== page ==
According to this report by WCED, the concept of "sustain,able development" is defined as "development which is carried out to satisfy the needs of the present generation in such ways that it does not undermine the capability to fulfill the needs of the future generations." As such this concept is based upon the following two ideas.
 (1) Unless poverty is alleviated, the process of environmental destruction will accelerate.
 (2) From a long-term perspective, there are limitations in the capabil-ity of the global environment to nurture and support humankind.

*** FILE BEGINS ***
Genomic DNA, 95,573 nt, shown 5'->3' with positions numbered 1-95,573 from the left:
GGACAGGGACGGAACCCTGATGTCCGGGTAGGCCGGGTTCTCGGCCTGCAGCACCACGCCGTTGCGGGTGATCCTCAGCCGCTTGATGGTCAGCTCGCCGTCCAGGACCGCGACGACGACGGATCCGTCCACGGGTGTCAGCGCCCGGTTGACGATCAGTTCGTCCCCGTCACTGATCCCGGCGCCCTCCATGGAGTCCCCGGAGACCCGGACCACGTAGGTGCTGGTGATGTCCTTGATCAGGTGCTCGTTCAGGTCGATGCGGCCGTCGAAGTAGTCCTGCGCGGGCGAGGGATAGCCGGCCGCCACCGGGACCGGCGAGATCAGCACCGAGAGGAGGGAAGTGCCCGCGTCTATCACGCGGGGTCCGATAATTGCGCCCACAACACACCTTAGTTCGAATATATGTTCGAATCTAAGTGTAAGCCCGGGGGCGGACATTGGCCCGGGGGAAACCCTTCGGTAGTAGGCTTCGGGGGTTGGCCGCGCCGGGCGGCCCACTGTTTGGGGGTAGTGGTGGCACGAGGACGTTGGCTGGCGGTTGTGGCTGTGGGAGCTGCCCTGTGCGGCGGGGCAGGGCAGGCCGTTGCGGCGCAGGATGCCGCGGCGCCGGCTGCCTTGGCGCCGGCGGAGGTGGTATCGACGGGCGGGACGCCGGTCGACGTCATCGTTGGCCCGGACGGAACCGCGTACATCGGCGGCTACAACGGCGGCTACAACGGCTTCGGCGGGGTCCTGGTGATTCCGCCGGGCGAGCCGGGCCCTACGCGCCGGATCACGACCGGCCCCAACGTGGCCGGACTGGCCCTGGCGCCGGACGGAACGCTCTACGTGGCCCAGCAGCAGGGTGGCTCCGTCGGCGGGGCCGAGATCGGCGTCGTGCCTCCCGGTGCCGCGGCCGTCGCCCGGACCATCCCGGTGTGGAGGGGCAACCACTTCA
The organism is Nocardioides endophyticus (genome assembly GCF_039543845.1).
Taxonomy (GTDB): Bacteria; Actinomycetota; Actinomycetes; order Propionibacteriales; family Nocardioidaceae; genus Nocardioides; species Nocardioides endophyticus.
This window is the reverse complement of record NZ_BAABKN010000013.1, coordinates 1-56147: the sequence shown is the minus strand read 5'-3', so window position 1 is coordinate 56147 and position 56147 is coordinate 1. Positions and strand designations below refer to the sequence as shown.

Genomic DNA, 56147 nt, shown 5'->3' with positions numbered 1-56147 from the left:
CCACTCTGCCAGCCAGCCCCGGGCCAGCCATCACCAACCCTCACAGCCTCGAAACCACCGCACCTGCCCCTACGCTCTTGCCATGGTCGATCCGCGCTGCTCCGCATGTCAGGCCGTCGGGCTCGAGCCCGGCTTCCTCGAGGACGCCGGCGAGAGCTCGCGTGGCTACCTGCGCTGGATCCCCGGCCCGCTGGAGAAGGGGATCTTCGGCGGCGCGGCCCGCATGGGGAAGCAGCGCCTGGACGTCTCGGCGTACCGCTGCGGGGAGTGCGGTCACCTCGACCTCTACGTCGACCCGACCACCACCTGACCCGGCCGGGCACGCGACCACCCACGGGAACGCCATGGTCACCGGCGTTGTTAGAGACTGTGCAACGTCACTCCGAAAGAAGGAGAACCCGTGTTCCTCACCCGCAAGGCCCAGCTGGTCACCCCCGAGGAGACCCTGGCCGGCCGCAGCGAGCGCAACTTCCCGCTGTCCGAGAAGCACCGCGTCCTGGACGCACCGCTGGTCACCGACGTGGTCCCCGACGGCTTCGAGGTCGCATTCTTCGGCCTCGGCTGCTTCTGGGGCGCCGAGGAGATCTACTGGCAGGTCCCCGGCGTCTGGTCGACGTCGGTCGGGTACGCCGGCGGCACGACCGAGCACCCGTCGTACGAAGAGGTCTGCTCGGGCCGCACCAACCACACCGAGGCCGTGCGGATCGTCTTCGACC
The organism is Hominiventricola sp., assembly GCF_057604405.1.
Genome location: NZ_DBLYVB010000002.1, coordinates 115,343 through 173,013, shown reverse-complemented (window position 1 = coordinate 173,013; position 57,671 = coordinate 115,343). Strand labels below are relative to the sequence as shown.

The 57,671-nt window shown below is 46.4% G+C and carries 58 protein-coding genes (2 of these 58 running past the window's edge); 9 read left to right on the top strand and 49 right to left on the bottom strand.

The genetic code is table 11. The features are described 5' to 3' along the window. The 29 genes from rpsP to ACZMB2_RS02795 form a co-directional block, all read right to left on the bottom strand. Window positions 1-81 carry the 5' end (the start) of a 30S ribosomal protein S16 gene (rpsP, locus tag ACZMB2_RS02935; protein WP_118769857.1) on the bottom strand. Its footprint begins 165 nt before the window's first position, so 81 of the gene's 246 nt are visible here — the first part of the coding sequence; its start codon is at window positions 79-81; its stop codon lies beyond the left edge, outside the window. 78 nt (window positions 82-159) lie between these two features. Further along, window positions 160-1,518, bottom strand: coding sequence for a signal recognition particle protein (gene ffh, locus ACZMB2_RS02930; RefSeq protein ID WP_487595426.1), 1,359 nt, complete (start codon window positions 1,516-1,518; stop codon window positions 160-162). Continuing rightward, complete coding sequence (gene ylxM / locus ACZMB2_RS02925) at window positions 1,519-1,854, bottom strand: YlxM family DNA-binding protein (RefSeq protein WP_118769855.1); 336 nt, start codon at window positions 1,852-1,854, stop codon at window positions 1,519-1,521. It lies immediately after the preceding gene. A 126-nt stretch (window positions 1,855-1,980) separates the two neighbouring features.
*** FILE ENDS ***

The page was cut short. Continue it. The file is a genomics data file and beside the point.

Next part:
From the first point, it follows that "development" should be carried out so that the basic needs of impoverished people throughout the world can be met. Otherwise, poverty becomes a big factor in the destruction of the environment. Impoverished persons are forced to cut down trees and forests in order to secure farm land and fuel, they may be led to overgraze their livestock, and use the environmental resources beyond the renewable capability, out of the sheer need to survive. This excessive consumption of environmental resources, brings about further impoverishment, and it becomes a vicious cycle. The concept of develop-ment as used here is a broader concept than just a conventional income index, etc. (such as GNP). It includes qualitative improvement of living as well as quantitative economic expansion, and so, it must give close considerations to a variety of factors such as fair distribution of income, education, health, clean air and water, protection of nature's beauty, etc. It must take into consideration a broad range of needs and welfare that are tied to values other than those in the purely economic realm.